I’m a big guy and, due to my paralysis/quadriplegia, I require “high maintenance.” That is, it takes a lot of work to keep me going. In my “perfect world,” the Veterans Administration hires healthcare agencies for assistance with my care. For several (poor) reasons, however, the healthcare aides have not been supplied (again) for about 2 weeks. This means that my wife is left to provide my requisite and necessary care. Each morning she spends over 3 hours doing “the heavy lifting” of my care. Heavy demands on her physically result in fatigue. In plain words, she becomes very tired. So, after attending to my needs, she sits down for her break.
After a while, and following some breakfast, her strength is renewed. Although still tired, she is then able to get on with the rest of her day. You can see what has happened. The rest and nutrition have restored her energy.
This is similar to what David speaks of in Psalm 3.3: He restores my soul. He leads me in paths of righteousness for his name’s sake. He is saying that the Lord has renewed his spiritual strength and is leading in the right way.
Think about this for a minute. How does the Lord restore us spiritually? I wish I could hear your answers, but of course, I can’t. I can suggest that in the previous blog I wrote about the Sabbath principle. This weekly practice of rest and reflection/worship is one way in which God refreshes us in him.
Are you familiar with terms the means of grace? I was not, and neither are many people. A while ago, okay a long while ago, I was training a man for his Elder exam. We took long walks and discussed the gospel, Christian disciplines, church history, and theology. In the process, I asked my friend, “What are the means of grace?” By this time, he knew that the means of grace meant, the manner or way in which God extends his grace to us. The means of grace are the ways in which God ordinarily works to communicate his grace.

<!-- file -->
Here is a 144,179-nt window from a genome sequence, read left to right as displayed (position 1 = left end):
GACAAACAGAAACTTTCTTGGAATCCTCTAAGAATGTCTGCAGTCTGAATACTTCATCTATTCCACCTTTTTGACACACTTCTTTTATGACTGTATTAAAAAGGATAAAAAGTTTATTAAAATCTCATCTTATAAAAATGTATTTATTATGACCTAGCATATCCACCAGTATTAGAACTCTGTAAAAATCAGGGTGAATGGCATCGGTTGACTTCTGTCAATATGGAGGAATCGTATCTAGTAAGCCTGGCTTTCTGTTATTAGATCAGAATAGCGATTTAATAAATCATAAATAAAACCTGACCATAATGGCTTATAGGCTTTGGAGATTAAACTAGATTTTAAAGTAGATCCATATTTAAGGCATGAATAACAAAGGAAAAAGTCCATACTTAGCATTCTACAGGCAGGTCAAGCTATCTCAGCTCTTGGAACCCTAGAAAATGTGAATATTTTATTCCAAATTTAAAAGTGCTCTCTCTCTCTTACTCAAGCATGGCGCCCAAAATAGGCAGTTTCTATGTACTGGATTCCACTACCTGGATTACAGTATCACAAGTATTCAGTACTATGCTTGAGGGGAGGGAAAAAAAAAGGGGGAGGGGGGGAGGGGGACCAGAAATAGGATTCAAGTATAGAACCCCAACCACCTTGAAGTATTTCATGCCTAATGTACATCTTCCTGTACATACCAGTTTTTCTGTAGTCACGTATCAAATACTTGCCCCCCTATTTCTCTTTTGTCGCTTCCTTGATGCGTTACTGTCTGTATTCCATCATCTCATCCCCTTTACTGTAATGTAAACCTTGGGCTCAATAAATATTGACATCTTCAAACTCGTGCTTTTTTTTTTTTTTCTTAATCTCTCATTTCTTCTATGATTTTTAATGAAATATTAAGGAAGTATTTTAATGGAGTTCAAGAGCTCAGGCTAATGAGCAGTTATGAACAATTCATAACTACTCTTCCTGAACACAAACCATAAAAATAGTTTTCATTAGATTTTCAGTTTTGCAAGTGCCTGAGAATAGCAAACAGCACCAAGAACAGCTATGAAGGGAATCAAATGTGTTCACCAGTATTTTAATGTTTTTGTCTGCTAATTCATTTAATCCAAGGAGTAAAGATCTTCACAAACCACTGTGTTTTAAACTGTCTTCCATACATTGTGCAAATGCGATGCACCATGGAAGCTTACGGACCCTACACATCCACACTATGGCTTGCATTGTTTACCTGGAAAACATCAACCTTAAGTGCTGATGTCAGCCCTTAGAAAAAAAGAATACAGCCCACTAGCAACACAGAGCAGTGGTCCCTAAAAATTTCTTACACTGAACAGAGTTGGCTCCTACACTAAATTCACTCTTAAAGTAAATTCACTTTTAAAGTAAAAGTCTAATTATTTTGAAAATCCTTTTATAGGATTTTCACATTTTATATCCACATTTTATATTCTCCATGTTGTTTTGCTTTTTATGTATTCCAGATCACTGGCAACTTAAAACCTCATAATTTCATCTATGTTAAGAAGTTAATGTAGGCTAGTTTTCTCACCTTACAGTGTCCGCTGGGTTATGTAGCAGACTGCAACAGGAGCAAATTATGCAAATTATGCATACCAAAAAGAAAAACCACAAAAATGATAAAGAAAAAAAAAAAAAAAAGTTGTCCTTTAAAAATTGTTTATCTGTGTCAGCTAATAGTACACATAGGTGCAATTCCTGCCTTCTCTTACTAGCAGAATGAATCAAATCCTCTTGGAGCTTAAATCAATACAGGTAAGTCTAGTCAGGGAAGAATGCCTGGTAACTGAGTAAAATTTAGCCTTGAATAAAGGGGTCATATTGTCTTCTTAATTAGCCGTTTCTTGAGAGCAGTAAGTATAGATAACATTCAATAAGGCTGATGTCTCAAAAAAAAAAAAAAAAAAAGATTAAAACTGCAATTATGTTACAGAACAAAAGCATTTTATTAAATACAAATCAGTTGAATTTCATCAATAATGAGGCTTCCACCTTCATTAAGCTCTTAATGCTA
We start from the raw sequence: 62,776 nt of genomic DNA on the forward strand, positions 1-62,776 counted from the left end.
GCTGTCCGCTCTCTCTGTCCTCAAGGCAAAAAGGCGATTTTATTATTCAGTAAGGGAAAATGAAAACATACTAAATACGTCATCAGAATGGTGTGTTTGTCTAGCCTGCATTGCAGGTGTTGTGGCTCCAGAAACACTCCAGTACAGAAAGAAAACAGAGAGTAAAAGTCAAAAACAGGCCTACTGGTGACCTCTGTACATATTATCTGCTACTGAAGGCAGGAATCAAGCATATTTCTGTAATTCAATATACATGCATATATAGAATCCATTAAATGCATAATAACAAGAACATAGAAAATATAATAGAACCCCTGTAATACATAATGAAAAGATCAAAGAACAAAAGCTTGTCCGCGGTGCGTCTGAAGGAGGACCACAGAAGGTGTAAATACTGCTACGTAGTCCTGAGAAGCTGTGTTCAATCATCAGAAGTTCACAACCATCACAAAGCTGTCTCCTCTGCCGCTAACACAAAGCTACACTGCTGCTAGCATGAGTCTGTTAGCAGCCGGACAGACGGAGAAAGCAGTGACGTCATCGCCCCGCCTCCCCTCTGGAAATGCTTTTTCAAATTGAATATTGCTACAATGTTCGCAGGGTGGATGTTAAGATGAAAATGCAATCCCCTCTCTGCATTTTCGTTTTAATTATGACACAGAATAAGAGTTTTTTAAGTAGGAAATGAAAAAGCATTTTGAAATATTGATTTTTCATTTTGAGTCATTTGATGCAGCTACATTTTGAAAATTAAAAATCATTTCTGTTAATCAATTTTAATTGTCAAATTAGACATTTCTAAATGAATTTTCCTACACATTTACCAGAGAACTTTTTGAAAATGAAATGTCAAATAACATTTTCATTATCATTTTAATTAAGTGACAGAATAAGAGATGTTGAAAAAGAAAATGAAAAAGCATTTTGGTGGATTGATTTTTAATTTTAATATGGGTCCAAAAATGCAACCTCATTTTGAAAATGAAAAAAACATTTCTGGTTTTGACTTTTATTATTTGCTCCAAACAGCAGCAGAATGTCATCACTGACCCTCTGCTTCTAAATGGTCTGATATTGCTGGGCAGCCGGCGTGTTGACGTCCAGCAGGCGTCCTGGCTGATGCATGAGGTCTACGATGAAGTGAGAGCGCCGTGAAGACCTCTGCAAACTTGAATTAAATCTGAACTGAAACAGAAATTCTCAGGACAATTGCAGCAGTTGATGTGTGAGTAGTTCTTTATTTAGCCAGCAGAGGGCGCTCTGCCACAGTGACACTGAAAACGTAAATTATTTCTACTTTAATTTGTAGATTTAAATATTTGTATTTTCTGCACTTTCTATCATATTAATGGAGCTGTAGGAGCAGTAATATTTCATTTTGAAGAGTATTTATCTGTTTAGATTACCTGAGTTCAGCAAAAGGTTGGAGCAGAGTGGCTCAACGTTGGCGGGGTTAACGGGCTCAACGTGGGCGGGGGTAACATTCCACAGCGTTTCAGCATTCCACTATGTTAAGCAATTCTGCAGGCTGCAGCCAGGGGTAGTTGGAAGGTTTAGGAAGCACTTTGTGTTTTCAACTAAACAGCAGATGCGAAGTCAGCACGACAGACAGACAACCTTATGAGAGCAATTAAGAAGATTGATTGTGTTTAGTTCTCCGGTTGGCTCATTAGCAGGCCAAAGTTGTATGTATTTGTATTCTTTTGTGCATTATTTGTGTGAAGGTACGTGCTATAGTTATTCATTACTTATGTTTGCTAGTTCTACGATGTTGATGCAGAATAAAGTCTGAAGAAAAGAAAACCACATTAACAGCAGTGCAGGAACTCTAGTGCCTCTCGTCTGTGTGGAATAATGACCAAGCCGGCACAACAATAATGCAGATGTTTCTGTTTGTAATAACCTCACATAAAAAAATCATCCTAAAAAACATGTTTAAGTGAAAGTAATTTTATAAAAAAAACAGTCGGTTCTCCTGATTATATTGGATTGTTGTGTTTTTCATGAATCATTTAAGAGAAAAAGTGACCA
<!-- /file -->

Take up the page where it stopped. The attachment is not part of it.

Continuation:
Historically, the means of grace include the word, sacraments, and prayer.
- By word is meant the Bible, the word of God, especially preached, but also includes various kinds of interaction with the Bible, including personal reading and reflection on the Scriptures.
- The sacraments include observing and participating in Christian Baptism and the Lord’s Supper together with other believers.
- Prayer refers to speaking to God with reverence, adoration, gratitude, confession of sin, confidence in his grace and providential care for us, together with our requests and petitions for physical and spiritual blessings needed for ourselves and others, while we recognize and submit to his authority over us.
Even a quick glance at these means of grace suggests the idea of corporate community. That is, these means are passed on to us in the context of God’s dealings with his people, the church. The church is the vehicle through which the Holy Spirit grows God’s people. The church, including its ministry, is the way God usually works in pouring out his grace to us.